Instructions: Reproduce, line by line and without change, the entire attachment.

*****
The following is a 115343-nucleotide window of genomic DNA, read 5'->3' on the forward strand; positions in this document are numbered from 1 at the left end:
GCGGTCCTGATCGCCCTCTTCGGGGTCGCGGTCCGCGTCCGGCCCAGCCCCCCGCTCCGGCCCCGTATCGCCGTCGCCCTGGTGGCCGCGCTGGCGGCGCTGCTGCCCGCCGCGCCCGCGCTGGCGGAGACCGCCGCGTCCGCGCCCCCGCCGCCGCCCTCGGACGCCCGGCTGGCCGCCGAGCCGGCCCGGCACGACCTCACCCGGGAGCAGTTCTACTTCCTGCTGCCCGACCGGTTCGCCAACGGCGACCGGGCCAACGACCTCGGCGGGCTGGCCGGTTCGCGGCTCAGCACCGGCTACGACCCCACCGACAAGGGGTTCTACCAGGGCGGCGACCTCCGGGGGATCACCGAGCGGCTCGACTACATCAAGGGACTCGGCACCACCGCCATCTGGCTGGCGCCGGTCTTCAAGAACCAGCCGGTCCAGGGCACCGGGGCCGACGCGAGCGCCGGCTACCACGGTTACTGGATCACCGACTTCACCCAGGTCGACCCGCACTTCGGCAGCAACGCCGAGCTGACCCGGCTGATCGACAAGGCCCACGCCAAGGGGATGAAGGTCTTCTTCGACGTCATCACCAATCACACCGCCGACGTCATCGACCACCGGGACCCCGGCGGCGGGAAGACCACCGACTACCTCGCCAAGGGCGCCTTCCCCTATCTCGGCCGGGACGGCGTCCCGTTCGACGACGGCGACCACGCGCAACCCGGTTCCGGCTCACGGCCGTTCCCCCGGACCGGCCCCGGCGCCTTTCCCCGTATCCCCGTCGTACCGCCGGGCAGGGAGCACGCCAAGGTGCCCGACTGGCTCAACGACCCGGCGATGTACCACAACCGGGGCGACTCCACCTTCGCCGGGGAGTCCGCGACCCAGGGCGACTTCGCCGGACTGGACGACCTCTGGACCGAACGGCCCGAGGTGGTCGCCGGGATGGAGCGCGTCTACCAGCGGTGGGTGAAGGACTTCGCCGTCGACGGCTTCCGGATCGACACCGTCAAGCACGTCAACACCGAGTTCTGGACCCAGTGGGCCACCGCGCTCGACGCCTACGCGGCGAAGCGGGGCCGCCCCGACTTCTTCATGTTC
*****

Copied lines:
The following is a 115343-nucleotide window of genomic DNA, read 5'->3' on the forward strand; positions in this document are numbered from 1 at the left end:
GCGGTCCTGATCGCCCTCTTCGGGGTCGCGGTCCGCGTCCGGCCCAGCCCCCCGCTCCGGCCCCGTATCGCCGTCGCCCTGGTGGCCGCGCTGGCGGCGCTGCTGCCCGCCGCGCCCGCGCTGGCGGAGACCGCCGCGTCCGCGCCCCCGCCGCCGCCCTCGGACGCCCGGCTGGCCGCCGAGCCGGCCCGGCACGACCTCACCCGGGAGCAGTTCTACTTCCTGCTGCCCGACCGGTTCGCCAACGGCGACCGGGCCAACGACCTCGGCGGGCTGGCCGGTTCGCGGCTCAGCACCGGCTACGACCCCACCGACAAGGGGTTCTACCAGGGCGGCGACCTCCGGGGGATCACCGAGCGGCTCGACTACATCAAGGGACTCGGCACCACCGCCATCTGGCTGGCGCCGGTCTTCAAGAACCAGCCGGTCCAGGGCACCGGGGCCGACGCGAGCGCCGGCTACCACGGTTACTGGATCACCGACTTCACCCAGGTCGACCCGCACTTCGGCAGCAACGCCGAGCTGACCCGGCTGATCGACAAGGCCCACGCCAAGGGGATGAAGGTCTTCTTCGACGTCATCACCAATCACACCGCCGACGTCATCGACCACCGGGACCCCGGCGGCGGGAAGACCACCGACTACCTCGCCAAGGGCGCCTTCCCCTATCTCGGCCGGGACGGCGTCCCGTTCGACGACGGCGACCACGCGCAACCCGGTTCCGGCTCACGGCCGTTCCCCCGGACCGGCCCCGGCGCCTTTCCCCGTATCCCCGTCGTACCGCCGGGCAGGGAGCACGCCAAGGTGCCCGACTGGCTCAACGACCCGGCGATGTACCACAACCGGGGCGACTCCACCTTCGCCGGGGAGTCCGCGACCCAGGGCGACTTCGCCGGACTGGACGACCTCTGGACCGAACGGCCCGAGGTGGTCGCCGGGATGGAGCGCGTCTACCAGCGGTGGGTGAAGGACTTCGCCGTCGACGGCTTCCGGATCGACACCGTCAAGCACGTCAACACCGAGTTCTGGACCCAGTGGGCCACCGCGCTCGACGCCTACGCGGCGAAGCGGGGCCGCCCCGACTTCTTCATGTTC